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Memo to Universal's Donna Langley: Avoid Sympathetic Characters

MEMO: TO DONNA LANGLEY

In keeping with this column's tradition of dispensing advice to people who haven't asked for it, I am offering herewith some ideas for you to ponder as you embark on your expanded responsibilities at Universal. Think of them as a version of Bill Maher's "New Rules": As such they can be ignored, ridiculed or even implemented. But I figure that running a studio these days is equivalent to combat duty, so any incidental insights may prove helpful.

» In developing a studio slate, Donna, filmmaker relationships are clearly important, but a lineup of hot directors can translate into box office malaise. Remember Universal's imposing 2005 slate embracing Steven Spielberg, Ron Howard, Peter Jackson and Sam Mendes? They all had off years at the box office (Spielberg's offering that year was "Munich," Jackson's "King Kong").

» Efforts to replicate past successes are tempting, but they can also be self-defeating. The players responsible for Oscar winner "A Beautiful Mind" (Russell Crowe, Akiva Goldsman, Brian Grazer et al.) were summoned by your studio a year later to make "Cinderella Man." Their minds weren't that beautiful the second time around.

» Corporate CEOs like to bring in outside consultants, but fight them off, Donna. While these gurus make good speeches, they never provide useful guidance. Remember when Universal brought in a "futurist" named Watts Wacker, who told the studio that audiences were demanding personal stories with meaning -- projects that would fit the new national obsession for "scrapbooking." The "obsession" quickly ended, and so did the scrapbooking trend.

» It's always comfortable to work with personal friends on films except for the fact that the friendships usually implode -- witness Revolution's Joe Roth and writer-director Martin Brest concerning "Gigli."

» While your talents at diplomacy are admired by associates, Donna, it may nonetheless prove helpful to study the political talents of Ron Meyer, who has survived five owners representing four nationalities. Ron has said no to hundreds of filmmakers over the years, but most people still consider him their best friend -- even those who have never met him.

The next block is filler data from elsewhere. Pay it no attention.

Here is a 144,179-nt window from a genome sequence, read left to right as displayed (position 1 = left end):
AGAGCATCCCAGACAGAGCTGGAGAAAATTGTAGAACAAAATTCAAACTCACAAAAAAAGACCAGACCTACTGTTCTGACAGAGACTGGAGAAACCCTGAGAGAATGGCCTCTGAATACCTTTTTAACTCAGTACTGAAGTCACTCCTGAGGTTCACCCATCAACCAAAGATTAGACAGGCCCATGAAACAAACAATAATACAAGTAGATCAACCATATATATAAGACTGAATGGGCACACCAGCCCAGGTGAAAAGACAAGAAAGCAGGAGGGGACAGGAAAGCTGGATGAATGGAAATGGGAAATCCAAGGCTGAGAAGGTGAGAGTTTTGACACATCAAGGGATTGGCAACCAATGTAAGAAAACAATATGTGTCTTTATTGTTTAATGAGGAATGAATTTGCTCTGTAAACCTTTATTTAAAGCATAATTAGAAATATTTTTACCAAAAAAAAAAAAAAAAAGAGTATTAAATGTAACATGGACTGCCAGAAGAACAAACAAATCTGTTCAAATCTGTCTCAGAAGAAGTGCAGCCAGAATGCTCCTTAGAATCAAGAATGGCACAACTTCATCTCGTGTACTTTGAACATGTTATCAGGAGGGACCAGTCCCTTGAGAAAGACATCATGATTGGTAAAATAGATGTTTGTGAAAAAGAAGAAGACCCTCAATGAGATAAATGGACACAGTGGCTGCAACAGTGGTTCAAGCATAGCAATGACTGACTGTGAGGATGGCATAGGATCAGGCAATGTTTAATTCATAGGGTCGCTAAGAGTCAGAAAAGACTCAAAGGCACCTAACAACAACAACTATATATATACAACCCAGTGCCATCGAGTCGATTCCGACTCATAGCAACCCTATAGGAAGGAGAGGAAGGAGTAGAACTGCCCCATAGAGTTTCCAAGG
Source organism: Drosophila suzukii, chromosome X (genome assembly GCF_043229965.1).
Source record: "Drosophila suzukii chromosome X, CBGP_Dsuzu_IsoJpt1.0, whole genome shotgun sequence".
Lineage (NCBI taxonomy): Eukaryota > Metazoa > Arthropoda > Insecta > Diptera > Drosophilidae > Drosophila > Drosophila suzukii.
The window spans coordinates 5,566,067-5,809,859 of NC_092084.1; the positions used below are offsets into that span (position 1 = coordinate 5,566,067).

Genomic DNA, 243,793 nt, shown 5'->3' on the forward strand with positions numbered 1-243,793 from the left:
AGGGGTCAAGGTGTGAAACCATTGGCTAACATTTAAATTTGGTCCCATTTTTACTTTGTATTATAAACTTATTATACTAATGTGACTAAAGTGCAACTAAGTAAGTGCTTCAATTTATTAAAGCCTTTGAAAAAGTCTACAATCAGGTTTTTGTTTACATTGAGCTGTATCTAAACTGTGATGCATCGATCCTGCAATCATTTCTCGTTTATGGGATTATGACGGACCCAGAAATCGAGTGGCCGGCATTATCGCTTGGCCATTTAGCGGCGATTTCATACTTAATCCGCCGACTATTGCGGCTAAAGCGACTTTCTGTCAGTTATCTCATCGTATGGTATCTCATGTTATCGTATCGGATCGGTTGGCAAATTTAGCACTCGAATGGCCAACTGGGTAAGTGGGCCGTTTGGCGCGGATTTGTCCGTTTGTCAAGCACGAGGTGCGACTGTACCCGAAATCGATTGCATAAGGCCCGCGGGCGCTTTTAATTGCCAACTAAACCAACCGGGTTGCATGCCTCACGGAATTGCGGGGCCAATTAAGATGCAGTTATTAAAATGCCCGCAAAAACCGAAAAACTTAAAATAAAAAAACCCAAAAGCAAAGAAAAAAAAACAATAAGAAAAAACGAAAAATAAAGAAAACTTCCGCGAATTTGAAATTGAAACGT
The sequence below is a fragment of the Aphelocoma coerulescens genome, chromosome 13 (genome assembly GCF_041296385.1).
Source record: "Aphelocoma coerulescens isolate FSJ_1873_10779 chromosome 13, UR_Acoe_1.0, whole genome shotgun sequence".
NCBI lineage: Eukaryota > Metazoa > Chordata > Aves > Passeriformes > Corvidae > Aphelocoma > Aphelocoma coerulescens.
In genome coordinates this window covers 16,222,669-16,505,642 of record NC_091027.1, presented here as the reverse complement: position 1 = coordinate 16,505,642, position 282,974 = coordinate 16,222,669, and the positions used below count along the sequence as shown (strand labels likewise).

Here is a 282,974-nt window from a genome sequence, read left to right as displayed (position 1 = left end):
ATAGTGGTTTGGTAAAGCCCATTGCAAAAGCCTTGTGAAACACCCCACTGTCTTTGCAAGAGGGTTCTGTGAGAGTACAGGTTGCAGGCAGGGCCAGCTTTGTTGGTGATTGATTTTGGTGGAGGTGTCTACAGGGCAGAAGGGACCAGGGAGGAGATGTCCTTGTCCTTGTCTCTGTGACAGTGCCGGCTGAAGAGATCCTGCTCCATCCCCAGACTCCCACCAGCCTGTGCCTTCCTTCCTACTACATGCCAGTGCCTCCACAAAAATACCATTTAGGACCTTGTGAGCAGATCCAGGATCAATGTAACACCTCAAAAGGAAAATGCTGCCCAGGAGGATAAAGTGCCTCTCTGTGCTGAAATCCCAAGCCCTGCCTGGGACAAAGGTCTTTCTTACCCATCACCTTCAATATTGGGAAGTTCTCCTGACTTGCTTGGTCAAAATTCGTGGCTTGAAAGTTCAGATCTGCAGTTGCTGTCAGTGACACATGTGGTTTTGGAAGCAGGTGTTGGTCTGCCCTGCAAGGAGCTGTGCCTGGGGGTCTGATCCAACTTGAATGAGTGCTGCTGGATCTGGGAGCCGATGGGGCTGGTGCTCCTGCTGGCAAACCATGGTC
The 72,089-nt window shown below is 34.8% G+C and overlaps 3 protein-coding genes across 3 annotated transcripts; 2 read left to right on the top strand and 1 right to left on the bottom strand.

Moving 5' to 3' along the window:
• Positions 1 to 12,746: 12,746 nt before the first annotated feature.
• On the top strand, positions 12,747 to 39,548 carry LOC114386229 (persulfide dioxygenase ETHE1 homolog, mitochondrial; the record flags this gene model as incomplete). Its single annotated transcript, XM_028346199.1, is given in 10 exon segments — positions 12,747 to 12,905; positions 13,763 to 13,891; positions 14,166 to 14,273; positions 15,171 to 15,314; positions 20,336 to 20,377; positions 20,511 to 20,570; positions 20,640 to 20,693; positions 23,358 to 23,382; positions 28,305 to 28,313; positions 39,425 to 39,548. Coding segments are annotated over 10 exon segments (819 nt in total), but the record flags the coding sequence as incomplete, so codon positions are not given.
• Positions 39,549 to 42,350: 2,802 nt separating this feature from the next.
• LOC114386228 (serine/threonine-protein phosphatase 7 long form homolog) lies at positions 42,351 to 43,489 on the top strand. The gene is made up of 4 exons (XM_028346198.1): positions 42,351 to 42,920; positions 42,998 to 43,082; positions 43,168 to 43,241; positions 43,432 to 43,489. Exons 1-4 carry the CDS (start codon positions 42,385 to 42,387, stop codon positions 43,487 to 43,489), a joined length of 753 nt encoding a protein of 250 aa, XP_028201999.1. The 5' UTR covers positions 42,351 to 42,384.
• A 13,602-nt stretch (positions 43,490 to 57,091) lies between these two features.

» It seems prudent to avoid making films with sympathetic protagonists. Filmgoers have grown accustomed to the sorts of characters who populate "The Wolf of Wall Street" or "American Hustle," possibly because they represent the 1% that everyone wants to dislike. In the new Universal production "Fifty Shades of Grey," both of the lead characters defy empathy -- one likes to deliver punishment, and the other to receive it. Appropriately cast, this might well fit the zeitgeist.

» Even though three-hour movies seem to be working this year, that rule may not apply to comedy -- a germane note, because you have a Judd Apatow production coming this year. Given the leisurely pace of his past two efforts, you might urge Judd to exert more self-discipline in the editing room, especially since the title of his next film is "Trainwreck."

» We all understand Wall Street's obsessive belief that blockbusters are the key to studio success, but since you've worked on "Battleship" and "47 Ronin," you've also learned this axiom may work for bankers but not for studio executives. Bean counters don't realize that most of history's biggest blockbusters were inadvertent, not pre-ordained.

» When your greenlight committee weighs future film projects, we understand the importance of finding a key phrase to "sell" it, but the catch phrases can also be warning signs. When Universal's ad department came up with "Welcome to the suck" to promote "Jarhead," that surely was a signal of trouble.

As I said at the start, these "new rules" may be obvious to you. Some may even be discomfiting. But, as you start on your new duties, Donna, you may nonetheless choose to send them along to your corporate bosses at Comcast. During the years General Electric owned Universal, the senior GE executives never quite accepted the reality that making movies and TV shows involved a different discipline than making nuclear reactors -- even though both can unexpectedly implode.

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